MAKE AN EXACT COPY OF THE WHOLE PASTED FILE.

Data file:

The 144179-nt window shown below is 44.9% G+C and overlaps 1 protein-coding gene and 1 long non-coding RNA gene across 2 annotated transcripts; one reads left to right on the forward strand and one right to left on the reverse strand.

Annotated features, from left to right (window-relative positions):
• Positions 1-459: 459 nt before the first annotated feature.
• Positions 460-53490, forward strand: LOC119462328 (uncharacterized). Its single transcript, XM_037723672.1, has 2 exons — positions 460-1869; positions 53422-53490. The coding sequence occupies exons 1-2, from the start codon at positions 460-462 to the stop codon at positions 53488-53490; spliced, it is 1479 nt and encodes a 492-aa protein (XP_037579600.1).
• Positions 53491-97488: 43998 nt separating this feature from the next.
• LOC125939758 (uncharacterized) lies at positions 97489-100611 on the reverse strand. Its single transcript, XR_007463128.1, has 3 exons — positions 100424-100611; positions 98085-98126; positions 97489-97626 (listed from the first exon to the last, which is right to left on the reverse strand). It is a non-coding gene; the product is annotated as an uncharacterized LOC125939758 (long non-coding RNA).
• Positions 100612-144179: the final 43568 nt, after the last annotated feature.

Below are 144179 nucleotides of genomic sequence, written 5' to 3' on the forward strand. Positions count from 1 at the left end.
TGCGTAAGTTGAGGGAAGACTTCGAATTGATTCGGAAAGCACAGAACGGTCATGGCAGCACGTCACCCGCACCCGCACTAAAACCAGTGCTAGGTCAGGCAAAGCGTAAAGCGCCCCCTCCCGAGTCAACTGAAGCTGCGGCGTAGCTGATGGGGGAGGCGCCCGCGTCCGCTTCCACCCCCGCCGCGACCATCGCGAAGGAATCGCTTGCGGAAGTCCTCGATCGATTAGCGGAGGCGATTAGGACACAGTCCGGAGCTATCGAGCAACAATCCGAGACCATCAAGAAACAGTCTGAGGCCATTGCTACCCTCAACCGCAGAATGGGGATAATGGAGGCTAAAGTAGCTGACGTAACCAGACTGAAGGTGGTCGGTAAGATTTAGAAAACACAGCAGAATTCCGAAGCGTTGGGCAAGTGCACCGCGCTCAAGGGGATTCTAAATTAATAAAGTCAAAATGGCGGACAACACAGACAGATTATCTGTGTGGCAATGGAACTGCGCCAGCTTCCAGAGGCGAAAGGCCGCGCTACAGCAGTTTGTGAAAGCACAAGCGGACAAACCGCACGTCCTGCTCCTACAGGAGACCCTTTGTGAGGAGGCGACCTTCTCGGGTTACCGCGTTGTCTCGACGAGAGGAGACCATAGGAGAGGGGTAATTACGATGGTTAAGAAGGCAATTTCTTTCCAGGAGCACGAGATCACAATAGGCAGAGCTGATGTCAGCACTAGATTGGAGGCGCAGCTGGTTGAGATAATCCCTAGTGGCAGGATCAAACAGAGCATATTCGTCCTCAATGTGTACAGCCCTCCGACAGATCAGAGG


The 144179-nt window shown below is 44.9% G+C and overlaps 1 protein-coding gene and 1 long non-coding RNA gene across 2 annotated transcripts; one reads left to right on the forward strand and one right to left on the reverse strand.

Annotated features, from left to right (window-relative positions):
• Positions 1-459: 459 nt before the first annotated feature.
• Positions 460-53490, forward strand: LOC119462328 (uncharacterized). Its single transcript, XM_037723672.1, has 2 exons — positions 460-1869; positions 53422-53490. The coding sequence occupies exons 1-2, from the start codon at positions 460-462 to the stop codon at positions 53488-53490; spliced, it is 1479 nt and encodes a 492-aa protein (XP_037579600.1).
• Positions 53491-97488: 43998 nt separating this feature from the next.
• LOC125939758 (uncharacterized) lies at positions 97489-100611 on the reverse strand. Its single transcript, XR_007463128.1, has 3 exons — positions 100424-100611; positions 98085-98126; positions 97489-97626 (listed from the first exon to the last, which is right to left on the reverse strand). It is a non-coding gene; the product is annotated as an uncharacterized LOC125939758 (long non-coding RNA).
• Positions 100612-144179: the final 43568 nt, after the last annotated feature.

Below are 144179 nucleotides of genomic sequence, written 5' to 3' on the forward strand. Positions count from 1 at the left end.
TGCGTAAGTTGAGGGAAGACTTCGAATTGATTCGGAAAGCACAGAACGGTCATGGCAGCACGTCACCCGCACCCGCACTAAAACCAGTGCTAGGTCAGGCAAAGCGTAAAGCGCCCCCTCCCGAGTCAACTGAAGCTGCGGCGTAGCTGATGGGGGAGGCGCCCGCGTCCGCTTCCACCCCCGCCGCGACCATCGCGAAGGAATCGCTTGCGGAAGTCCTCGATCGATTAGCGGAGGCGATTAGGACACAGTCCGGAGCTATCGAGCAACAATCCGAGACCATCAAGAAACAGTCTGAGGCCATTGCTACCCTCAACCGCAGAATGGGGATAATGGAGGCTAAAGTAGCTGACGTAACCAGACTGAAGGTGGTCGGTAAGATTTAGAAAACACAGCAGAATTCCGAAGCGTTGGGCAAGTGCACCGCGCTCAAGGGGATTCTAAATTAATAAAGTCAAAATGGCGGACAACACAGACAGATTATCTGTGTGGCAATGGAACTGCGCCAGCTTCCAGAGGCGAAAGGCCGCGCTACAGCAGTTTGTGAAAGCACAAGCGGACAAACCGCACGTCCTGCTCCTACAGGAGACCCTTTGTGAGGAGGCGACCTTCTCGGGTTACCGCGTTGTCTCGACGAGAGGAGACCATAGGAGAGGGGTAATTACGATGGTTAAGAAGGCAATTTCTTTCCAGGAGCACGAGATCACAATAGGCAGAGCTGATGTCAGCACTAGATTGGAGGCGCAGCTGGTTGAGATAATCCCTAGTGGCAGGATCAAACAGAGCATATTCGTCCTCAATGTGTACAGCCCTCCGACAGATCAGAGG